San Francisco Requires Reporting Of Antibiotics Contained In Grocery Store Meat

The San Francisco board of supervisors has passed a law requiring larger grocery retailers in the city report the type of antibiotics used in raw meat products they sell. Grocery stores with 25 locations or more will have to report antibiotic use by their suppliers to the city Department of the Environment. The department’s website would make the information available to consumers. Meat and grocery industry representatives have panned the law as costly, unnecessary, and potentially confusing to consumers. Last month, in a victory for the meat industry, the U.S. Congress repealed a law requiring that packages of pork and beef sold in grocery stores be labeled with country of origin. 

Food Retailer Partners With Iowa Farmers To Obtain GMO-Free Pork

California food retailer Raley's has launched a program to offer non-GMO and antibiotics-free pork in its stores. The company has partnered with supplier American Homestead Pork, a group of 35 family farms in Iowa whose animals have never been given antibiotics or growth-promoting chemicals, and have never been caged. Family-owned Raley’s says it now offers more than 15,000 natural and organic foods.

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October 15, 2017, to November 01, 2017

Judge: Plaintiff In Added-Sugar Suit Against Kellogg Has An Adequate Case

A federal judge in California has refused to dismiss a lawsuit against Kellogg, agreeing essentially with the plaintiff that most of the claims made by the company about the nutritional value and wholesomeness of its breakfast cereals seem to be refuted by the fact that they contain “excess added sugar.” Judge Lucy Koh dismissed five of the claims because she agreed they were essentially harmless advertising “puffery.” But she allowed claims regarding 24 other products to move forward because “these products contain at least one statement that the court found was not pre-empted, non-misleading, or puffery as a matter of law." The case is Hadley v. Kellogg Sales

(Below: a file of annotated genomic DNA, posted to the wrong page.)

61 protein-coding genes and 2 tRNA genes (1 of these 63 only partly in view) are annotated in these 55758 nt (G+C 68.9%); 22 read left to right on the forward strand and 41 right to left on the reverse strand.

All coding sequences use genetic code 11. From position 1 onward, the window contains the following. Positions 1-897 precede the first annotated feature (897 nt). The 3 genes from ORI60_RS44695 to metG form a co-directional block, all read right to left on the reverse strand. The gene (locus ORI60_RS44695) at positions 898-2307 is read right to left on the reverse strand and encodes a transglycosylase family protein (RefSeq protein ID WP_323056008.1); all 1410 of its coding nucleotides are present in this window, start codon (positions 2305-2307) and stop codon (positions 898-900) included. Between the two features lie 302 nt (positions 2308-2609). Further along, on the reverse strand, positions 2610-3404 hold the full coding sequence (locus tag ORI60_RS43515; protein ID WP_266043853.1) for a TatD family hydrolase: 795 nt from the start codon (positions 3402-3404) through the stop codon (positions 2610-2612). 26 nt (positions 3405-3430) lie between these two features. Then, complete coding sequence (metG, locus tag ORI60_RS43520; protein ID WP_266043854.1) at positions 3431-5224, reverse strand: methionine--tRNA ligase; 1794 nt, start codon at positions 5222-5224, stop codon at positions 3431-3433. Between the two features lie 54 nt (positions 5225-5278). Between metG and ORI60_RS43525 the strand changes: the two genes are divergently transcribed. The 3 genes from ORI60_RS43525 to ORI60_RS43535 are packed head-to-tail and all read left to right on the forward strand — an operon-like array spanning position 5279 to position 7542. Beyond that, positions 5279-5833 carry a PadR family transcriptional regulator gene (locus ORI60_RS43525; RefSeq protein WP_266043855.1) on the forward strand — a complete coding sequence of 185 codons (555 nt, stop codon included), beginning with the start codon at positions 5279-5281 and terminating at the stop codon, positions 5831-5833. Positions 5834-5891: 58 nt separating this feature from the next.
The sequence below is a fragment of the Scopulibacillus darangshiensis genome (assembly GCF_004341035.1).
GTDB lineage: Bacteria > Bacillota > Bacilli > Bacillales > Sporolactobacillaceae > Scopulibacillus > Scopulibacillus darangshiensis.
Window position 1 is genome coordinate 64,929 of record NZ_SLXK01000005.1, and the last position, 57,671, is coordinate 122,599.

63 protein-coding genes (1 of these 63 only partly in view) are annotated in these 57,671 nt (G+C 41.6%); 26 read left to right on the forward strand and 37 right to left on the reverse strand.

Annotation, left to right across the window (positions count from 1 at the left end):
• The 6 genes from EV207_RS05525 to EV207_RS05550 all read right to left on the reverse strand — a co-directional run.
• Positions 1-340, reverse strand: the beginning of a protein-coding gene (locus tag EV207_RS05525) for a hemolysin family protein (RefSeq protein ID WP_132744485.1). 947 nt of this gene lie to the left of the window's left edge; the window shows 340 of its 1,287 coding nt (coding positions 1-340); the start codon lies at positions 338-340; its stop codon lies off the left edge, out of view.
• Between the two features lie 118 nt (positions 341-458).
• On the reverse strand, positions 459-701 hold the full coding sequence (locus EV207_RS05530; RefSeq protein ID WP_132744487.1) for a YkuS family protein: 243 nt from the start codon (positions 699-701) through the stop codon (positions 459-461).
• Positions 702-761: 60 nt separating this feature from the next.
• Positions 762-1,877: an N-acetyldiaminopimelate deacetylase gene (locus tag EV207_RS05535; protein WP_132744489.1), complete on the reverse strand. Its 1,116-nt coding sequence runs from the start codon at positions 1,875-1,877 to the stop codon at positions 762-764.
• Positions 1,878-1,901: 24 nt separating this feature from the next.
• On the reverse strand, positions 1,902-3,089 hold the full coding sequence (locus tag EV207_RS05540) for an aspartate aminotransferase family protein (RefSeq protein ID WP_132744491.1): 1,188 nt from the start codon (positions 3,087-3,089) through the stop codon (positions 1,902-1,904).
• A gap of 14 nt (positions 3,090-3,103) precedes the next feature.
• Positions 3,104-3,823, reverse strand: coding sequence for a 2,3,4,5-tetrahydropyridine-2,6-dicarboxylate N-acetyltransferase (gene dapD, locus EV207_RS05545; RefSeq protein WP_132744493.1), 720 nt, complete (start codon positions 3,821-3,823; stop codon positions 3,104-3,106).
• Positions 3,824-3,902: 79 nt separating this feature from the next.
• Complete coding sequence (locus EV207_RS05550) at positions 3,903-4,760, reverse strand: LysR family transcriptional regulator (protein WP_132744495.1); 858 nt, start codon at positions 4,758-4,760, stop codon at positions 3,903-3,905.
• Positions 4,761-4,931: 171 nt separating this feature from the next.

Company. 

USDA Says Its Organic Police Are Slacking Off

The inspector general of the USDA has found that agency officials tasked with monitoring imported foods labeled “USDA Organic” have been sleeping on the job, allowing, for example, millions of pounds of imported conventional soybeans and corn to reach U.S. grocery stores with bogus certified-organic labels. The audit of the Agricultural Marketing Service determined that the agency could not “provide reasonable assurance” that those items from abroad are actually “from certified organic foreign farms and business.” The inspector general suggested that the USDA needs to find a way to get the organic food-monitoring staff to do its job properly.

Restaurants Struggle To Find Antibiotic-Free Beef, Pork

It’s complicated, according to fast-food chains that would like to sell more antibiotic-free pork and beef products. A lot more of the chains – 14 of the top 25 – have committed to serving antibiotic-free chicken, and would like to expand to pork and beef, but it’s not easy, according to an advocacy group report. Because cows and pigs live longer, they are more likely to need antibiotics to treat sickness. On top of that, the beef and pork supply chain is huge compared to that for chickens. The advocacy groups gave Panera and Chipotle "A" grades for efforts to curb antibiotic use in most of the meat they serve. At least two million Americans become sick and 23,000 die every year from antibiotic-resistant infections, according to the CDC. 

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October 01, 2017, to October 15, 2017

Battling Hotel Food Waste Starts With Event Buffets